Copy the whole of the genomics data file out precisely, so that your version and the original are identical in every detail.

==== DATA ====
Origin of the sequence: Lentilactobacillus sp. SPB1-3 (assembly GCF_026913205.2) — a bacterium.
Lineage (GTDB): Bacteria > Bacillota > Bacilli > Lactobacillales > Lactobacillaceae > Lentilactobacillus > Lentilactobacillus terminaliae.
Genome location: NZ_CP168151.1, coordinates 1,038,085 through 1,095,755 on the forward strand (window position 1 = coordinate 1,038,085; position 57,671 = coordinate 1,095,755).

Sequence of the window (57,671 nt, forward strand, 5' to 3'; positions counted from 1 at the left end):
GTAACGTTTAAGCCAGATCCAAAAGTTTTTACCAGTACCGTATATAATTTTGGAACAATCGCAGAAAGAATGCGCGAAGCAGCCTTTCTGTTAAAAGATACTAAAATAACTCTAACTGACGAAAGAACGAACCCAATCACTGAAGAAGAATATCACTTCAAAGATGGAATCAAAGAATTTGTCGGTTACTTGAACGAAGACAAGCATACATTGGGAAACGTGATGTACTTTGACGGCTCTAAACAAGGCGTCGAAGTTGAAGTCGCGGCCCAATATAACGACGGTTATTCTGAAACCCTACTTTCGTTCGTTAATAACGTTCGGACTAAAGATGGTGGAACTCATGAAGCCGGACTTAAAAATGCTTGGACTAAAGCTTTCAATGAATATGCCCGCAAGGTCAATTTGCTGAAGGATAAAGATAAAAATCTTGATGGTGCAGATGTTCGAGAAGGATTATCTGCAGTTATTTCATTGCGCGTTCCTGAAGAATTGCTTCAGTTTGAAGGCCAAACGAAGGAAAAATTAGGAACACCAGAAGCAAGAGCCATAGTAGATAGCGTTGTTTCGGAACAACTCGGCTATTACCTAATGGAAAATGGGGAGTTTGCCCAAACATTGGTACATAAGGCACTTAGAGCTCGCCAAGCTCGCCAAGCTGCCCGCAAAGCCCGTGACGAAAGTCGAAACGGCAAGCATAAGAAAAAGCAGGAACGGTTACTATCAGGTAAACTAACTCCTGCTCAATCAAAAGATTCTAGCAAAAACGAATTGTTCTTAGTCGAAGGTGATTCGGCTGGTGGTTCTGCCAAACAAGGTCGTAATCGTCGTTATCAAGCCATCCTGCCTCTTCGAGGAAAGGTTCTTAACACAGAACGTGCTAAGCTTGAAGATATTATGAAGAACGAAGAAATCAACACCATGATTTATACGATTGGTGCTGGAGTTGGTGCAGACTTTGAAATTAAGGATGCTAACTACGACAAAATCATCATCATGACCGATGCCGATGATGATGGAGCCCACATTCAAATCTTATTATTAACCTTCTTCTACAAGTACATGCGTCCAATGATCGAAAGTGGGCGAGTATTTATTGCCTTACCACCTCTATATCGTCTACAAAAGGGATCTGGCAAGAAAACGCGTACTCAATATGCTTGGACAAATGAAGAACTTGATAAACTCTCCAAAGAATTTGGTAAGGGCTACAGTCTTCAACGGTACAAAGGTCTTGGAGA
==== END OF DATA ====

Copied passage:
Origin of the sequence: Lentilactobacillus sp. SPB1-3 (assembly GCF_026913205.2) — a bacterium.
Lineage (GTDB): Bacteria > Bacillota > Bacilli > Lactobacillales > Lactobacillaceae > Lentilactobacillus > Lentilactobacillus terminaliae.
Genome location: NZ_CP168151.1, coordinates 1,038,085 through 1,095,755 on the forward strand (window position 1 = coordinate 1,038,085; position 57,671 = coordinate 1,095,755).

Sequence of the window (57,671 nt, forward strand, 5' to 3'; positions counted from 1 at the left end):
GTAACGTTTAAGCCAGATCCAAAAGTTTTTACCAGTACCGTATATAATTTTGGAACAATCGCAGAAAGAATGCGCGAAGCAGCCTTTCTGTTAAAAGATACTAAAATAACTCTAACTGACGAAAGAACGAACCCAATCACTGAAGAAGAATATCACTTCAAAGATGGAATCAAAGAATTTGTCGGTTACTTGAACGAAGACAAGCATACATTGGGAAACGTGATGTACTTTGACGGCTCTAAACAAGGCGTCGAAGTTGAAGTCGCGGCCCAATATAACGACGGTTATTCTGAAACCCTACTTTCGTTCGTTAATAACGTTCGGACTAAAGATGGTGGAACTCATGAAGCCGGACTTAAAAATGCTTGGACTAAAGCTTTCAATGAATATGCCCGCAAGGTCAATTTGCTGAAGGATAAAGATAAAAATCTTGATGGTGCAGATGTTCGAGAAGGATTATCTGCAGTTATTTCATTGCGCGTTCCTGAAGAATTGCTTCAGTTTGAAGGCCAAACGAAGGAAAAATTAGGAACACCAGAAGCAAGAGCCATAGTAGATAGCGTTGTTTCGGAACAACTCGGCTATTACCTAATGGAAAATGGGGAGTTTGCCCAAACATTGGTACATAAGGCACTTAGAGCTCGCCAAGCTCGCCAAGCTGCCCGCAAAGCCCGTGACGAAAGTCGAAACGGCAAGCATAAGAAAAAGCAGGAACGGTTACTATCAGGTAAACTAACTCCTGCTCAATCAAAAGATTCTAGCAAAAACGAATTGTTCTTAGTCGAAGGTGATTCGGCTGGTGGTTCTGCCAAACAAGGTCGTAATCGTCGTTATCAAGCCATCCTGCCTCTTCGAGGAAAGGTTCTTAACACAGAACGTGCTAAGCTTGAAGATATTATGAAGAACGAAGAAATCAACACCATGATTTATACGATTGGTGCTGGAGTTGGTGCAGACTTTGAAATTAAGGATGCTAACTACGACAAAATCATCATCATGACCGATGCCGATGATGATGGAGCCCACATTCAAATCTTATTATTAACCTTCTTCTACAAGTACATGCGTCCAATGATCGAAAGTGGGCGAGTATTTATTGCCTTACCACCTCTATATCGTCTACAAAAGGGATCTGGCAAGAAAACGCGTACTCAATATGCTTGGACAAATGAAGAACTTGATAAACTCTCCAAAGAATTTGGTAAGGGCTACAGTCTTCAACGGTACAAAGGTCTTGGAGA